Steve Boell Presents on Current Healthcare Industry Legislation to Healthcare Executives



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On June 12, 2024, Attorney Steve Boell served on a panel discussion entitled “Navigating Key Legislative Issues Facing Healthcare Leaders” before members of the American College of Healthcare Executives (ACHE) at Brookside Country Club. Moderated by Sheilah Borne, VP of Government Health Relations at Penn State Health, Steve was joined by fellow healthcare industry leaders Kyle McLemore, Senior Vice President, Operations at BSI Corporate Benefits and Jennifer Cicconetti, PharmD, BCPS, BCGP, BCMTMS, Director of Pharmacy at Valley Health Partners Community Health Center. 

The event was organized to address several recent pieces of healthcare industry legislation that largely impact the already heavily regulated sector. Topics included:

  • FTC scrutiny of private equity healthcare – recently the FTC joined the Department of Justice’s (DOJ) Antitrust Division and the U.S. Department of Health and Human Services (HHS) in launching a cross-government public inquiry into corporate and PE healthcare acquisitions, which are on the rise. Concerns center on competition, increased healthcare costs, and patient care, notably when a single private equity firm acquires a significant market share in a geographic region. 
  • PA Antitrust activity – with a steady rise in healthcare M&A, the state is obligated to review hospital transactions, especially when a for-profit acquires a non-profit, or when the conduct might be anticompetitive under federal antitrust laws. 
  • FTC noncompete ban – for decades, healthcare noncompete clauses have been viewed as a way for hospitals and health networks to ensure the continuity of their workforce and discourage restricted employees from leaving employment. Should the FTC noncompete ban go into effect in September, some critics believe it will create an anti-competitive, unlevel playing field between for-profit and nonprofit healthcare entities, as well as threaten access to high-quality care for millions of patients. Additionally, healthcare providers should consider retention strategies like enhanced NDAs, non-solicitation agreements, and carefully tailored training reimbursement agreements. 
  • Impact of artificial intelligence (AI) on privacy – the Office of the Inspector General (OIG) is already investigating some electronic health record (EHR) systems using AI to determine if they induce practitioners to order medically unnecessary tests and pharmaceuticals. In 2023, the White House issued an Executive Order requiring the Department of Health and Human Services (HHS) to develop a regulatory action plan for predictive and generative AI-enabled technologies in health care, as implementation of any AI product accessing protected health information needs to be viewed through the lens of HIPAA. The industry awaits the outcome of the order later this year.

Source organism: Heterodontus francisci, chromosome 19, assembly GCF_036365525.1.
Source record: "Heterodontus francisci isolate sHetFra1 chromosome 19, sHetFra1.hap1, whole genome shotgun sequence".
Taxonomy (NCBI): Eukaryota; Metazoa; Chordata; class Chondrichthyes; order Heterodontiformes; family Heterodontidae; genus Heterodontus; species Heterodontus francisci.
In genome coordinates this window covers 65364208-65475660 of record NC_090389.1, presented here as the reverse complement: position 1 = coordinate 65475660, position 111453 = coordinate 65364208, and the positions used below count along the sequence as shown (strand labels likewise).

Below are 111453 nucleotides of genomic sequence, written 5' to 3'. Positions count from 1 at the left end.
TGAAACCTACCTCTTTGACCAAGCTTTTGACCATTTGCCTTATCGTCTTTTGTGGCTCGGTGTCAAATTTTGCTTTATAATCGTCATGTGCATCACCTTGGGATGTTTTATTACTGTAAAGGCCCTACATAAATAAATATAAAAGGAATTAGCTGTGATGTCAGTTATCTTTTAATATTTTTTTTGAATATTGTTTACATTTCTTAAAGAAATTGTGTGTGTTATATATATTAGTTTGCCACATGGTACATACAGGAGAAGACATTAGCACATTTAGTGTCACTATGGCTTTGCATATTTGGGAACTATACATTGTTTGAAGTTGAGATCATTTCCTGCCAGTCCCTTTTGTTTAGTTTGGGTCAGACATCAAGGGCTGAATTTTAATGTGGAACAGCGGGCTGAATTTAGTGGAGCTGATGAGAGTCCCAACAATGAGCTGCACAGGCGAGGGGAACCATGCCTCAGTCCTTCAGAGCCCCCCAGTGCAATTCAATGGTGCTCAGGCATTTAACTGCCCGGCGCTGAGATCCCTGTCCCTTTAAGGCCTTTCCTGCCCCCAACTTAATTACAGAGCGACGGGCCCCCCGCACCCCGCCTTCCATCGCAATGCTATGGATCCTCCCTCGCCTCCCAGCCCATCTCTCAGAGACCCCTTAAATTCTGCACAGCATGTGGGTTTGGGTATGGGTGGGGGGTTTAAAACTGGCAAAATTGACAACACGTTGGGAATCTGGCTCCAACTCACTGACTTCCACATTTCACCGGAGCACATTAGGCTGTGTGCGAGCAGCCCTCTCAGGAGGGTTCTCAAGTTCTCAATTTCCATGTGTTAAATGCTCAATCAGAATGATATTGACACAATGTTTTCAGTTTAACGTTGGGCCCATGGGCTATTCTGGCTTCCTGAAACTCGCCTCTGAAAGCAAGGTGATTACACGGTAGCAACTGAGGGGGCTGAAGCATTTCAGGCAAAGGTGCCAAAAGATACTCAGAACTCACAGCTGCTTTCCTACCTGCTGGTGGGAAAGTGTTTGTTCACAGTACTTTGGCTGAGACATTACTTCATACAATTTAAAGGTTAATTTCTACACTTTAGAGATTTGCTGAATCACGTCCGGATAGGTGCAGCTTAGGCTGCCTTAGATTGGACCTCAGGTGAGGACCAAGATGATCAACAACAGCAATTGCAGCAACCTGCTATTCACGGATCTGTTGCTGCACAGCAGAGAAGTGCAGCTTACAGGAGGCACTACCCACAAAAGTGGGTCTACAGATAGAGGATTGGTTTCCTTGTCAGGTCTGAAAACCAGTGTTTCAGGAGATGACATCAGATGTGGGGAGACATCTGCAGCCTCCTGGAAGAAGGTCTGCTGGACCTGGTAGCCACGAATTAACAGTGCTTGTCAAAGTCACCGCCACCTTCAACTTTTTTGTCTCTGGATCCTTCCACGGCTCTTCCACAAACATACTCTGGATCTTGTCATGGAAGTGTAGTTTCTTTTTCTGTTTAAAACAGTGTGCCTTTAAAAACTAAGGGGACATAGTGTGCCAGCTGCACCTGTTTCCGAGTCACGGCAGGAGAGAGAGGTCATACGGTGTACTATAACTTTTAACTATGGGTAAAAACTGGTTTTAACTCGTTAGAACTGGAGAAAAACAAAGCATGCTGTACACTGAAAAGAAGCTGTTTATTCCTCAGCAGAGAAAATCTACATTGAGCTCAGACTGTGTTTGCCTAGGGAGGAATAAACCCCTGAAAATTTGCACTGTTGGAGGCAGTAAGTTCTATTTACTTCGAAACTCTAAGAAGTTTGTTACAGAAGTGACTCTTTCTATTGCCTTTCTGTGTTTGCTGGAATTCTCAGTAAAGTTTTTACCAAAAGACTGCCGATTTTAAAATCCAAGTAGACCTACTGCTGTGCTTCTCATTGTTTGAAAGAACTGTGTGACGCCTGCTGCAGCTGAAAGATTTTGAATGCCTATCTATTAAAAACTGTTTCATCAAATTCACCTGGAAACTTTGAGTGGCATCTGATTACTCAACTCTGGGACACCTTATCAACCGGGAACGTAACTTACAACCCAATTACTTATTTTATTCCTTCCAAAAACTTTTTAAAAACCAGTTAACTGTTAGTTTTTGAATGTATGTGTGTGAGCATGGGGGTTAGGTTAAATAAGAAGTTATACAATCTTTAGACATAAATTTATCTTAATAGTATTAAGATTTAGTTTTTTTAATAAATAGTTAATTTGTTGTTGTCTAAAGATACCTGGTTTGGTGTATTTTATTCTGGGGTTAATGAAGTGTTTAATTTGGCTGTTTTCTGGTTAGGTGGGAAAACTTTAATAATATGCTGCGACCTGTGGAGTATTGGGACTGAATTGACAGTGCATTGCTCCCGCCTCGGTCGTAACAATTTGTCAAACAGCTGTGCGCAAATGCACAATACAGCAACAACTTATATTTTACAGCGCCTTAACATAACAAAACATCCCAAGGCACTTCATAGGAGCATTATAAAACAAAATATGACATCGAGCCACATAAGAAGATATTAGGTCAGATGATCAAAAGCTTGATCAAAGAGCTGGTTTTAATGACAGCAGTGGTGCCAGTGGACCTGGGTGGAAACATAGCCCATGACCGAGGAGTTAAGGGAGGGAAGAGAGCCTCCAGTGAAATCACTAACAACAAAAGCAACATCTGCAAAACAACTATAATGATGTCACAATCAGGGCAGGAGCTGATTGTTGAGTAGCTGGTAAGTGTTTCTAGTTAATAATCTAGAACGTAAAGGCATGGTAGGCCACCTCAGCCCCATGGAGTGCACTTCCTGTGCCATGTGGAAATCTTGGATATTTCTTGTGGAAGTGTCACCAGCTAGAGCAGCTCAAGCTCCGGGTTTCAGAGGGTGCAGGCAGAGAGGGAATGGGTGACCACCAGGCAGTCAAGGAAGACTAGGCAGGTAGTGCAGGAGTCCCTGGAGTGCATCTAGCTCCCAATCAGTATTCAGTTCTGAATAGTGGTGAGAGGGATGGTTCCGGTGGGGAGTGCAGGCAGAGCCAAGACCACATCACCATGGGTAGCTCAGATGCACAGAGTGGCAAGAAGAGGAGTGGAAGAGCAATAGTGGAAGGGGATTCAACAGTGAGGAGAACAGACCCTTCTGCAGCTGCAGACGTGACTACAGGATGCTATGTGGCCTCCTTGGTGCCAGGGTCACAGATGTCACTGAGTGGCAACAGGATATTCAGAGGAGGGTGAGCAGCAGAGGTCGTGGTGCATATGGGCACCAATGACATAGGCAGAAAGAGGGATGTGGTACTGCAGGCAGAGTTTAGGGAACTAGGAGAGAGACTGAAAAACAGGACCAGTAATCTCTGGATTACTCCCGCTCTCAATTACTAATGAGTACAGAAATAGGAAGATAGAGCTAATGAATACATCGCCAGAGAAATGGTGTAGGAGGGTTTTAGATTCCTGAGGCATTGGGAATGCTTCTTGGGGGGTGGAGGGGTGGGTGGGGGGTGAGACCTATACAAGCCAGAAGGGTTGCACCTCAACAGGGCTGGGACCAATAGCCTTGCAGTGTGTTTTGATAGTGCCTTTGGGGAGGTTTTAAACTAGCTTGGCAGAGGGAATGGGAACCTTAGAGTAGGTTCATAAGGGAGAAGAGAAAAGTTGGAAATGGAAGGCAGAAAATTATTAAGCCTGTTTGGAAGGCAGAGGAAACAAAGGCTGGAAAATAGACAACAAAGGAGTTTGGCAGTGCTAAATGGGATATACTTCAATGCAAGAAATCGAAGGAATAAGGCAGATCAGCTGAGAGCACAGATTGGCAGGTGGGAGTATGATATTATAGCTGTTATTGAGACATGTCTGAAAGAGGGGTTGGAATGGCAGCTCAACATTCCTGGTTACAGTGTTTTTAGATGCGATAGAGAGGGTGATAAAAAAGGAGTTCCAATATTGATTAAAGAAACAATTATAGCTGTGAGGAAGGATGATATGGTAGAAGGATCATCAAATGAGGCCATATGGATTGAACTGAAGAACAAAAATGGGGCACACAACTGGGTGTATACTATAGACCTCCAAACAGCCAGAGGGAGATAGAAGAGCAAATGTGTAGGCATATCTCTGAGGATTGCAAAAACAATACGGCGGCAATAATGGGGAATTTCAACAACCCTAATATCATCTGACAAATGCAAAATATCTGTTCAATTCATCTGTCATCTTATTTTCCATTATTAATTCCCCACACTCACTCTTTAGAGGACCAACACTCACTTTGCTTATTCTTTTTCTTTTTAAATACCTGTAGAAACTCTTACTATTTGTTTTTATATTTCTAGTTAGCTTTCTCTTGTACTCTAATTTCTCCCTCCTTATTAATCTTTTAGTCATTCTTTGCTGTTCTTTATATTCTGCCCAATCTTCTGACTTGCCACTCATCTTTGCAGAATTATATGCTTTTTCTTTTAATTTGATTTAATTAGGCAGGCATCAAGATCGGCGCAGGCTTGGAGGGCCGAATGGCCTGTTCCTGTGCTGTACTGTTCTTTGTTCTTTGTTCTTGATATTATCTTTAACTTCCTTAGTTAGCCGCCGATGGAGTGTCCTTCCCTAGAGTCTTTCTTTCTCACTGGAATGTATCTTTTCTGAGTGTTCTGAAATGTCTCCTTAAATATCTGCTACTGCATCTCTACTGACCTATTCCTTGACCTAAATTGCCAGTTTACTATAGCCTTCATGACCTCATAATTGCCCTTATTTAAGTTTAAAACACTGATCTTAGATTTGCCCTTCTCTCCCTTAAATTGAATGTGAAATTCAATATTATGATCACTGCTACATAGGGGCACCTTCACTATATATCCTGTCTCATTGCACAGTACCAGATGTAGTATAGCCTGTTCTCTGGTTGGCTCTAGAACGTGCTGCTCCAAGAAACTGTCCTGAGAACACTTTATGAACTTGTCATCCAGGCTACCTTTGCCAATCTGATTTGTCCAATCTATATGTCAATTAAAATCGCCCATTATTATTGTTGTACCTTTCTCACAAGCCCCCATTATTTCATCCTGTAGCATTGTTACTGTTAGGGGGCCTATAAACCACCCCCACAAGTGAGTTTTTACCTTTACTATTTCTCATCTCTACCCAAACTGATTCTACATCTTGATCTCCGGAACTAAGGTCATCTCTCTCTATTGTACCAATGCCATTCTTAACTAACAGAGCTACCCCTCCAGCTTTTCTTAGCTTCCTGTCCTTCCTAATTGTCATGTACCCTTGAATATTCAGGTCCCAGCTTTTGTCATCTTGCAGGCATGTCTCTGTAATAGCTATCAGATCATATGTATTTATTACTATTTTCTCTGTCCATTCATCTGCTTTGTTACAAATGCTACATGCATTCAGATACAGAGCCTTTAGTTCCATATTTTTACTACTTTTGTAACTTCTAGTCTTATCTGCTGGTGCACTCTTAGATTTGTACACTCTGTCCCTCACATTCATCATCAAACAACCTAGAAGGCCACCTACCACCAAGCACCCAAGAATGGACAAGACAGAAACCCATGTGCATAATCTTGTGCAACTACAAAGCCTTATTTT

• No Surprises Act – intended to address unexpected gaps in insurance coverage that result in “surprise medical bills” when patients unknowingly obtain medical services from physicians and other providers outside their health insurance network, this law requires insurers and out-of-network providers to negotiate what both sides agree is a fair payment. When agreement can’t be reached, a federal independent dispute resolution (IDR) process begins, and the courts have been inundated with IDR requests, with 61% remaining unresolved. 
  • Private practice goes before the Ways and Means Subcommittee on Health – independent practices are rapidly becoming extinct due to several factors like reimbursement, staffing shortages, administrative burdens, cyberattacks, inflation and the lingering effects of the pandemic. The Medical Group Management Association (MGMA) submitted a formal statement before the Subcommittee and are urging them and Congress to act, allowing independent practices to survive and provide high-quality care to their communities. 

Legal support for healthcare industry legislation

healthcare industry legislation

As one of the senior members in the FLB’s healthcare team, Mr. Boell regularly represents health systems, practices, physicians and others in the healthcare industry in a variety of transactions and proceedings, including compliance with the Federal Stark and Anti-Kickback Laws, and the structuring of joint ventures. He uses his experience in the real estate industry to advise and assist clients with the development of hospitals, healthcare campuses and medical office buildings. He also represents physicians in the negotiation of contractual relationships such as employment agreements and in the sale and acquisition of practices and equipment.

FLB’s healthcare attorneys in Allentown are committed to excellence, personal service and responsiveness to our clients working in the complex, heavily regulated and constantly changing healthcare industry, including hospitals, health systems, ambulatory surgical facilities, assisted living facilities, physician groups, rehabilitation facilities, home healthcare agencies, and medical device manufacturers throughout the Mid-Atlantic region. Our healthcare attorneys regularly publish articles and speak to physicians regarding emerging trends and new regulatory requirements, as well as collaborate with colleagues in other practice areas like employment law, real estate law and corporate law, as these areas of law regularly impact healthcare. 

Thank you, Steve, for your leadership and remaining up to date on current healthcare industry legislation impacting organizations and professionals in the region!

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